By Juan Cole | (Informed Comment) | – –
Trump’s consiglieri, Jeff Sessions, came out yesterday to smear the some 800,000 young people in the DACA program, undocumented people brought to the US when they were children, without their having decided as individuals to break any law. He implied that the deferment from deportation instituted by President Obama endangered Americans’ security. The allegation is a huge lie. Trump also keeps implying that Dreamers, as immigrants, are a drain on the US economy.
Immigrants cause economic growth. I follow developments in the Middle East, and Turkey took in over 2 million Syrian refugees. Economists estimate that as a result, its economy has been growing 4% a year, despite a lot of political upheaval. That rate of growth is directly attributable to Turkish businesses, including farms, having access to more workers, and Syrian refugees creating companies and investing in Turkey.
In contrast, a country like Japan that rejects immigration, is in danger of shrinking demographically, economically and geopolitically.
1. Dreamers are 14% less likely to be incarcerated than the general population, and Dreamer women are twice as likely to stay out of jail as a native-born American.
2. Dreamers are from unusually educated families and are themselves disproportionately well-educated. Roberto G. Gonzales at Harvard found that 36% report having at least one parent with a bachelor’s degree. [Roberto G. Gonzales, Veronica Terriquez, Stephen P. Ruszczyk, “Becoming DACAmented Assessing the Short-Term Benefits of Deferred Action for Childhood Arrivals (DACA),” American Behavioral Scientist 2014]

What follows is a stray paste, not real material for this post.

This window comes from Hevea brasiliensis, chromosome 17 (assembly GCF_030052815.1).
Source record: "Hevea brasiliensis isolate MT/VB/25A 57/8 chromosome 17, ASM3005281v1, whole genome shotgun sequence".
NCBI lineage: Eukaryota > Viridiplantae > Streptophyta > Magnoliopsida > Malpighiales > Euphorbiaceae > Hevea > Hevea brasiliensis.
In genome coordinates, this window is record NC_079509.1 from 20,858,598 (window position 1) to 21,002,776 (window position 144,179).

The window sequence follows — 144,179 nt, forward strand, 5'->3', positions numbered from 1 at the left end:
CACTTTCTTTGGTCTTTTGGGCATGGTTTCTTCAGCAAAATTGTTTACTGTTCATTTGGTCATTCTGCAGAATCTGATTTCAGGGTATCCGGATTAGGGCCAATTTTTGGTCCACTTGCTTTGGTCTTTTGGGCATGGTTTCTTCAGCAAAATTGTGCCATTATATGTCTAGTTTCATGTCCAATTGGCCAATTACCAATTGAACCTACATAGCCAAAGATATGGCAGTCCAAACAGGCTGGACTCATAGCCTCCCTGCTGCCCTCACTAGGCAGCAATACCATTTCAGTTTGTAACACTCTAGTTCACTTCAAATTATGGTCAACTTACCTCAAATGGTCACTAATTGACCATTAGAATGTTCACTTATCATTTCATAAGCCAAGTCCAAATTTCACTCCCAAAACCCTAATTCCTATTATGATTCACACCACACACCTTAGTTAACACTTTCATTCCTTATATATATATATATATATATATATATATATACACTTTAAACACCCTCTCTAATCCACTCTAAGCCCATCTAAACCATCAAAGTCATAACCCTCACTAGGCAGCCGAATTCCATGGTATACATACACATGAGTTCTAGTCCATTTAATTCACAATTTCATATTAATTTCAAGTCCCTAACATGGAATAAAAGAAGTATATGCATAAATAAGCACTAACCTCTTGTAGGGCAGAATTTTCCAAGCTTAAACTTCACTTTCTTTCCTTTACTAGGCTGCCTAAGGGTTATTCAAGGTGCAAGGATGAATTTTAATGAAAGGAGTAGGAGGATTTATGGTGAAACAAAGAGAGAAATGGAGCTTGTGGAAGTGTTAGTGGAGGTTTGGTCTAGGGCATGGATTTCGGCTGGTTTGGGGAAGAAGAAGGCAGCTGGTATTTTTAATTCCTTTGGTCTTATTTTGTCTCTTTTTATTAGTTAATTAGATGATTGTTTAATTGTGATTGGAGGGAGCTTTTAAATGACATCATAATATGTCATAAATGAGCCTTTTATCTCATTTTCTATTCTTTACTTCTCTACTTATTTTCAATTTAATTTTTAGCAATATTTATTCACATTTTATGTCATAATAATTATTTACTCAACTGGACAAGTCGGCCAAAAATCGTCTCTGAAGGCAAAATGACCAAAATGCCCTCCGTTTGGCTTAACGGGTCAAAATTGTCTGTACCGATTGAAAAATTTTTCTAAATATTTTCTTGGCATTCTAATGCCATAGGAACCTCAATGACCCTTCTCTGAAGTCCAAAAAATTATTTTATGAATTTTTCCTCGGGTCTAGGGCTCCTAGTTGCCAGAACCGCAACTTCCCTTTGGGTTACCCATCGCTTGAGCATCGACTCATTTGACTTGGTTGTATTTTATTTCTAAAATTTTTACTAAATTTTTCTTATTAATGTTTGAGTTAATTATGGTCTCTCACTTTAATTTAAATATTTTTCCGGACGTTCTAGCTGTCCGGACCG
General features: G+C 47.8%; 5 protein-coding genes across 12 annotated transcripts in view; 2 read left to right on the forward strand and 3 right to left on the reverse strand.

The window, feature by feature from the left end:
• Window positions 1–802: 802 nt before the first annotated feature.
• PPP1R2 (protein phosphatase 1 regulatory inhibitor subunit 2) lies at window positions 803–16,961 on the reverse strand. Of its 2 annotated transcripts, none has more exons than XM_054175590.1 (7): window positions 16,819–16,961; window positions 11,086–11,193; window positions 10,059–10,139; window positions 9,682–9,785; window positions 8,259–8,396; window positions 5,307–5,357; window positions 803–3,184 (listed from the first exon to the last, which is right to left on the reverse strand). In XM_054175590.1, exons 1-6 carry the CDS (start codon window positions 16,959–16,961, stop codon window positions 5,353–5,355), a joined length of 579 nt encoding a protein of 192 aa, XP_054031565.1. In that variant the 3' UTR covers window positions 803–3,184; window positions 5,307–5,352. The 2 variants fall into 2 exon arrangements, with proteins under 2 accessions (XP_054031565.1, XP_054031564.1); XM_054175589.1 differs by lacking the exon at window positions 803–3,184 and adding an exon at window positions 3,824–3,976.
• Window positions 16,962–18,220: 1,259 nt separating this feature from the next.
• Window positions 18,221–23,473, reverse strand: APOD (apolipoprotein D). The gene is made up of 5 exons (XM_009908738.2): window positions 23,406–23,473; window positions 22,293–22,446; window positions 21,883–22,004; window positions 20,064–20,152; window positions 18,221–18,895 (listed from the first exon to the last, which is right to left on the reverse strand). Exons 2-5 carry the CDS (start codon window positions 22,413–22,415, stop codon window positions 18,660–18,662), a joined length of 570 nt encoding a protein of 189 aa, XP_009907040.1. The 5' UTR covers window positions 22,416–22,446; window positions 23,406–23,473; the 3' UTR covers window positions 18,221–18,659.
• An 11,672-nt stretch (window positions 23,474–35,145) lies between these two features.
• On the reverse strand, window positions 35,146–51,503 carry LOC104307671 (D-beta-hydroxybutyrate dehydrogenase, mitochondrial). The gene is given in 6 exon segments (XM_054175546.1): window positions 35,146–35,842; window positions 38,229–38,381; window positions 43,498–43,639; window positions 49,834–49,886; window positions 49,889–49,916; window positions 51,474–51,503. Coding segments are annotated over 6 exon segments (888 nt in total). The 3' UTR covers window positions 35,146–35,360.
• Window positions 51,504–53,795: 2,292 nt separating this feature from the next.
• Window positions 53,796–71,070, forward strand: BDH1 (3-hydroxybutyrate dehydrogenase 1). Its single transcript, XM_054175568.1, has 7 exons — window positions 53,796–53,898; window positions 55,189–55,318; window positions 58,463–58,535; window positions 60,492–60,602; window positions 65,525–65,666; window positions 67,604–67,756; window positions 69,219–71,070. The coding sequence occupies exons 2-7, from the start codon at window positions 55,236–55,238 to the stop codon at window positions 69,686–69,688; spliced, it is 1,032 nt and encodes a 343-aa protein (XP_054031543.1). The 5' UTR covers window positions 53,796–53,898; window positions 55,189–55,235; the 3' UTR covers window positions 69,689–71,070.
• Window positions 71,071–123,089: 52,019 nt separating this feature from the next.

Of Gonzales’s sample,
22% have a Bachelor’s degree
27% have attended a 4 year college but have not graduated
32% have attended community college
20% have not attended college.
3. Given that this group is young, many of those who have not attended college may be in high school, and many who do not have a BA may still be in college.
Some 27% of Americans have a BA, so Dreamers are educated proportionally in comparison with the general population.
4. 91% of Dreamers are employed.
5. Deporting the Dreamers would therefore cost the US some $460 billion over the next ten years.
6. Not all Dreamers are originally from Mexico, though they predominate. In 2016, around 3,000 were from Poland, over 5,000 from India, 15,000 from South Korea, 8,000 from the Philippines, and nearly 6,000 from Jamaica.